I am currently writing this entry from the comfort of my home office. That strikes me as an odd sentence to write; I never envisioned myself as the “home office” sort of fella. I am almost one month into this new career path and I think I may have finally gotten some footing so it seems like now would be a good time to reflect further on what pulled me to join the Green Hill team.
Clinical work in recovery and after-care settings is unique in that you can really feel as though you are joining a client’s family system in some capacity for a short period of time. When this happens, it is natural to feel some allegiance to the client and family that can make referring them to a different program, at least for me, an anxiety-provoking experience. But that said, I was uniquely interested in Green Hill as a referring clinician from my first meeting with their staff. It was truly exciting to make my first few referrals to them.
Almost immediately, I found my anxiety alleviated by the amount of thought and care Green Hill put into building individual “scaffolding” around each client we referred to them. The anxiety was further removed by watching those same clients begin to flourish. We loved hearing the positive feedback from the clients and their families about Green Hill.
On a personal level, I knew from my first meeting with Tripp Johnson and some of the other members of the team that we shared a lot of mutual interests. Some of these interests were podcasts, books, and contemplative practices; but the interests were also things more intrinsic. I recognized a deep interest for innovation, curiosity, and willingness to “live on the cusp of failure.”
The early interactions with Green Hill offered an opportunity for serendipitous conversations with Tripp and others at Green Hill that continue to this day. I got to watch from outside the Green Hill leadership team innovate and build clinical models with which I was deeply aligned. I have long found it curious that the substance use treatment field has such little risk tolerance when it comes to helping young adults in addiction and mental health treatment. No one arrives in our care because they are having their best moment or making the best decisions. As such, I think we as a field tend to focus entirely too much on “symptom-reduction” in the form of chasing silly power struggles. I believe this has the unfortunate effect of defocusing on helping a client truly flourish and limits the ability to help a client achieve something truly meaningful.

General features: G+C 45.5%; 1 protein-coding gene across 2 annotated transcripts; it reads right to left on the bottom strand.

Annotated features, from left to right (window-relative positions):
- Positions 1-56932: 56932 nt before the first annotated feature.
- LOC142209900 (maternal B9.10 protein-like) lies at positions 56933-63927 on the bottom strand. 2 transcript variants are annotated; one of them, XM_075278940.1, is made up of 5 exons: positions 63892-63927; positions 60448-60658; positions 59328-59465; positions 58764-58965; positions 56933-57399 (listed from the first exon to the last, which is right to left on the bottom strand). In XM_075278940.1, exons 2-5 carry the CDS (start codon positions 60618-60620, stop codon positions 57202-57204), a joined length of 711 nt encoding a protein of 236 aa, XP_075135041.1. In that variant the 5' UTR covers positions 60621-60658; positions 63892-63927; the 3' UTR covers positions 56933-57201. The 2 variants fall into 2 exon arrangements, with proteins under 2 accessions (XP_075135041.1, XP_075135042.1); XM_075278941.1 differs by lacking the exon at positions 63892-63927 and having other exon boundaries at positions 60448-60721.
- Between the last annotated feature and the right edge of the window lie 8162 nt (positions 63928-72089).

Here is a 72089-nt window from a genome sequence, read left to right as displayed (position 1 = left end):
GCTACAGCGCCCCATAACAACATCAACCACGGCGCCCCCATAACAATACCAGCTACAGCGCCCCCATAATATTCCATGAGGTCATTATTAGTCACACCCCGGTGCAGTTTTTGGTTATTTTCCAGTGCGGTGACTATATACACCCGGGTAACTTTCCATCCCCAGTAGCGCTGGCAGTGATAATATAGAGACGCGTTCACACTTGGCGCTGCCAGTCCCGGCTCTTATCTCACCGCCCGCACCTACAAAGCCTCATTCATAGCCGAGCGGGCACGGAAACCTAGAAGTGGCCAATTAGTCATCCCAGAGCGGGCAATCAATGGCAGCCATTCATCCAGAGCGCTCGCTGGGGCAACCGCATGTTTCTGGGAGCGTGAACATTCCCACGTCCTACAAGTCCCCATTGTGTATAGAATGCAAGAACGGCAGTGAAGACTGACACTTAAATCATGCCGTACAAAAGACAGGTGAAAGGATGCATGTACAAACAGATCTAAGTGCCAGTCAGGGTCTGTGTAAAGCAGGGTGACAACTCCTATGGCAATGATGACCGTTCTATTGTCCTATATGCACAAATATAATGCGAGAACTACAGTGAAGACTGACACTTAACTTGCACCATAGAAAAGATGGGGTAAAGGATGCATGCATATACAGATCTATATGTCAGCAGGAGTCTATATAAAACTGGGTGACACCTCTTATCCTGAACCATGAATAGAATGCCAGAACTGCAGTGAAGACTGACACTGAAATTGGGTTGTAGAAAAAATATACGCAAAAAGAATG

The clinical model at Green Hill is totally focused on helping a client achieve his respective goals and start to explore paths of deep meaning and substance. It is not simply about being sober. That part, while difficult, is doable.
The part that is really tough is figuring out how to build a life filled with passion, curiosity, and meaning. The fact that Green Hill is in downtown Raleigh, NC and surrounded by career and educational opportunities is a reflection that it is not simply about “symptom-reduction.” The clinical model is designed to help a client explore and develop his passions and curiosities that can provide a lifetime of meaning.
Leaving my former place of employment was a remarkably difficult decision for me. I loved the team that I worked with. We spent years building close relationships that were a daily source of enjoyment and laughter for me. Yet, when the opportunity to join Green Hill became an option, I could not resist. At the end of the day, there was just too much alignment and too much opportunity for personal and professional growth. I am a big believer in the significant personal growth that can happen through a developed professional culture.
Before I joined, I sensed a chance for growth at Green Hill. Now that I am on the inside, I have experienced a culture that exists all the way from clients to the leadership team, and which is focused on flourishing – personally and professionally. I am excited about all that the culture of Green Hill can bring to me, and those that we serve.
And if you couldn’t tell, my favorite co-worker is equally excited about getting into the work.